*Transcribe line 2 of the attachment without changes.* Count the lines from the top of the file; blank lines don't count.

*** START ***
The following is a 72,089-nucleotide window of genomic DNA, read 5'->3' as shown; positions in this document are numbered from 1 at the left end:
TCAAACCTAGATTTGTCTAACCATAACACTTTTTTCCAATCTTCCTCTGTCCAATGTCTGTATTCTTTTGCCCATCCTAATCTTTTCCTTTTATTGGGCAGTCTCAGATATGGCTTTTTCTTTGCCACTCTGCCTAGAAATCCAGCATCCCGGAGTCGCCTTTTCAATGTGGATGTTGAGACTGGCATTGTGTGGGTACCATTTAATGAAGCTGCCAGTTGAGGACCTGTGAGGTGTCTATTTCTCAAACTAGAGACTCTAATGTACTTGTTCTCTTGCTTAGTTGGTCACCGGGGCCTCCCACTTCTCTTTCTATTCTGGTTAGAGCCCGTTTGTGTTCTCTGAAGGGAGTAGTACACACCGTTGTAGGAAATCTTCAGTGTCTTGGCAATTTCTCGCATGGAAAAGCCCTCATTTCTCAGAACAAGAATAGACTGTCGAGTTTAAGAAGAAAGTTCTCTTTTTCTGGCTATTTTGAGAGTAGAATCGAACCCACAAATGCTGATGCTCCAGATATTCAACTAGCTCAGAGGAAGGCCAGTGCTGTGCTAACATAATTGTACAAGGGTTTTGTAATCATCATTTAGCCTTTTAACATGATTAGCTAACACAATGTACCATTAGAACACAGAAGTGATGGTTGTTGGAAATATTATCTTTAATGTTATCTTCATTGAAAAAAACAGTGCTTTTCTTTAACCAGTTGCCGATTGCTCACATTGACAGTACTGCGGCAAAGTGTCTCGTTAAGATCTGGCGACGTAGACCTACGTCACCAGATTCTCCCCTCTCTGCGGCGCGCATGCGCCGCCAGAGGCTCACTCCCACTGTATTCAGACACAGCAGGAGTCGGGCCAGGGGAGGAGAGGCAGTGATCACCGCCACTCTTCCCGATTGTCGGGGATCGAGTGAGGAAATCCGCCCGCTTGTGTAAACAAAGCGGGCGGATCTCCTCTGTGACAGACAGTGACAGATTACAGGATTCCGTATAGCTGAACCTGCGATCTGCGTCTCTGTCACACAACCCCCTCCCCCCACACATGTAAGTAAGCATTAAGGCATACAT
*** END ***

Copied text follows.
TCAAACCTAGATTTGTCTAACCATAACACTTTTTTCCAATCTTCCTCTGTCCAATGTCTGTATTCTTTTGCCCATCCTAATCTTTTCCTTTTATTGGGCAGTCTCAGATATGGCTTTTTCTTTGCCACTCTGCCTAGAAATCCAGCATCCCGGAGTCGCCTTTTCAATGTGGATGTTGAGACTGGCATTGTGTGGGTACCATTTAATGAAGCTGCCAGTTGAGGACCTGTGAGGTGTCTATTTCTCAAACTAGAGACTCTAATGTACTTGTTCTCTTGCTTAGTTGGTCACCGGGGCCTCCCACTTCTCTTTCTATTCTGGTTAGAGCCCGTTTGTGTTCTCTGAAGGGAGTAGTACACACCGTTGTAGGAAATCTTCAGTGTCTTGGCAATTTCTCGCATGGAAAAGCCCTCATTTCTCAGAACAAGAATAGACTGTCGAGTTTAAGAAGAAAGTTCTCTTTTTCTGGCTATTTTGAGAGTAGAATCGAACCCACAAATGCTGATGCTCCAGATATTCAACTAGCTCAGAGGAAGGCCAGTGCTGTGCTAACATAATTGTACAAGGGTTTTGTAATCATCATTTAGCCTTTTAACATGATTAGCTAACACAATGTACCATTAGAACACAGAAGTGATGGTTGTTGGAAATATTATCTTTAATGTTATCTTCATTGAAAAAAACAGTGCTTTTCTTTAACCAGTTGCCGATTGCTCACATTGACAGTACTGCGGCAAAGTGTCTCGTTAAGATCTGGCGACGTAGACCTACGTCACCAGATTCTCCCCTCTCTGCGGCGCGCATGCGCCGCCAGAGGCTCACTCCCACTGTATTCAGACACAGCAGGAGTCGGGCCAGGGGAGGAGAGGCAGTGATCACCGCCACTCTTCCCGATTGTCGGGGATCGAGTGAGGAAATCCGCCCGCTTGTGTAAACAAAGCGGGCGGATCTCCTCTGTGACAGACAGTGACAGATTACAGGATTCCGTATAGCTGAACCTGCGATCTGCGTCTCTGTCACACAACCCCCTCCCCCCACACATGTAAGTAAGCATTAAGGCATACAT